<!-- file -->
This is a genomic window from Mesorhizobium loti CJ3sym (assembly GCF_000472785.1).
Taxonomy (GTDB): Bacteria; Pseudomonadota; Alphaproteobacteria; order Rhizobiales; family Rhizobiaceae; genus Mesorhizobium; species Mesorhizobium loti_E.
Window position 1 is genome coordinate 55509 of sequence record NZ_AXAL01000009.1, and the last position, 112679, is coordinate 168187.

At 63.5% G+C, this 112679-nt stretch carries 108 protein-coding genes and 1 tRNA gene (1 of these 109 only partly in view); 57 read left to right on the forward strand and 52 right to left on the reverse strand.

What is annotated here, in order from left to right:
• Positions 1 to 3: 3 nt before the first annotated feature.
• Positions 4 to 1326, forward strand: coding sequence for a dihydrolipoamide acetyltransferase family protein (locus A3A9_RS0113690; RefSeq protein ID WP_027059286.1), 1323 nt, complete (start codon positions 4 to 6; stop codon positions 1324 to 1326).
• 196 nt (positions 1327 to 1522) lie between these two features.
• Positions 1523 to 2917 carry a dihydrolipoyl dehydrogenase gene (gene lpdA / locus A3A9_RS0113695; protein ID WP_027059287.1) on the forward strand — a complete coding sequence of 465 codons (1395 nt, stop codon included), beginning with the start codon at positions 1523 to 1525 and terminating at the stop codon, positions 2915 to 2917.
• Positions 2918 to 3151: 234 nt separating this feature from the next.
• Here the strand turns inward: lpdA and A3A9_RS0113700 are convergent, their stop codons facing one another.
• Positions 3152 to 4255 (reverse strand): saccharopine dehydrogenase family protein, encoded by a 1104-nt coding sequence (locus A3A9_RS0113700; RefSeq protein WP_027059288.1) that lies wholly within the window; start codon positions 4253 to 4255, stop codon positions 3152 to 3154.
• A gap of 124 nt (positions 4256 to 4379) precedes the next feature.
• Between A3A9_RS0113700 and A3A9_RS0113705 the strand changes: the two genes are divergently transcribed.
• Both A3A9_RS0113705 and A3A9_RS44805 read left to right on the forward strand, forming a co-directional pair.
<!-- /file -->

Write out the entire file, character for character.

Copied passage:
This is a genomic window from Mesorhizobium loti CJ3sym (assembly GCF_000472785.1).
Taxonomy (GTDB): Bacteria; Pseudomonadota; Alphaproteobacteria; order Rhizobiales; family Rhizobiaceae; genus Mesorhizobium; species Mesorhizobium loti_E.
Window position 1 is genome coordinate 55509 of sequence record NZ_AXAL01000009.1, and the last position, 112679, is coordinate 168187.

At 63.5% G+C, this 112679-nt stretch carries 108 protein-coding genes and 1 tRNA gene (1 of these 109 only partly in view); 57 read left to right on the forward strand and 52 right to left on the reverse strand.

What is annotated here, in order from left to right:
• Positions 1 to 3: 3 nt before the first annotated feature.
• Positions 4 to 1326, forward strand: coding sequence for a dihydrolipoamide acetyltransferase family protein (locus A3A9_RS0113690; RefSeq protein ID WP_027059286.1), 1323 nt, complete (start codon positions 4 to 6; stop codon positions 1324 to 1326).
• 196 nt (positions 1327 to 1522) lie between these two features.
• Positions 1523 to 2917 carry a dihydrolipoyl dehydrogenase gene (gene lpdA / locus A3A9_RS0113695; protein ID WP_027059287.1) on the forward strand — a complete coding sequence of 465 codons (1395 nt, stop codon included), beginning with the start codon at positions 1523 to 1525 and terminating at the stop codon, positions 2915 to 2917.
• Positions 2918 to 3151: 234 nt separating this feature from the next.
• Here the strand turns inward: lpdA and A3A9_RS0113700 are convergent, their stop codons facing one another.
• Positions 3152 to 4255 (reverse strand): saccharopine dehydrogenase family protein, encoded by a 1104-nt coding sequence (locus A3A9_RS0113700; RefSeq protein WP_027059288.1) that lies wholly within the window; start codon positions 4253 to 4255, stop codon positions 3152 to 3154.
• A gap of 124 nt (positions 4256 to 4379) precedes the next feature.
• Between A3A9_RS0113700 and A3A9_RS0113705 the strand changes: the two genes are divergently transcribed.
• Both A3A9_RS0113705 and A3A9_RS44805 read left to right on the forward strand, forming a co-directional pair.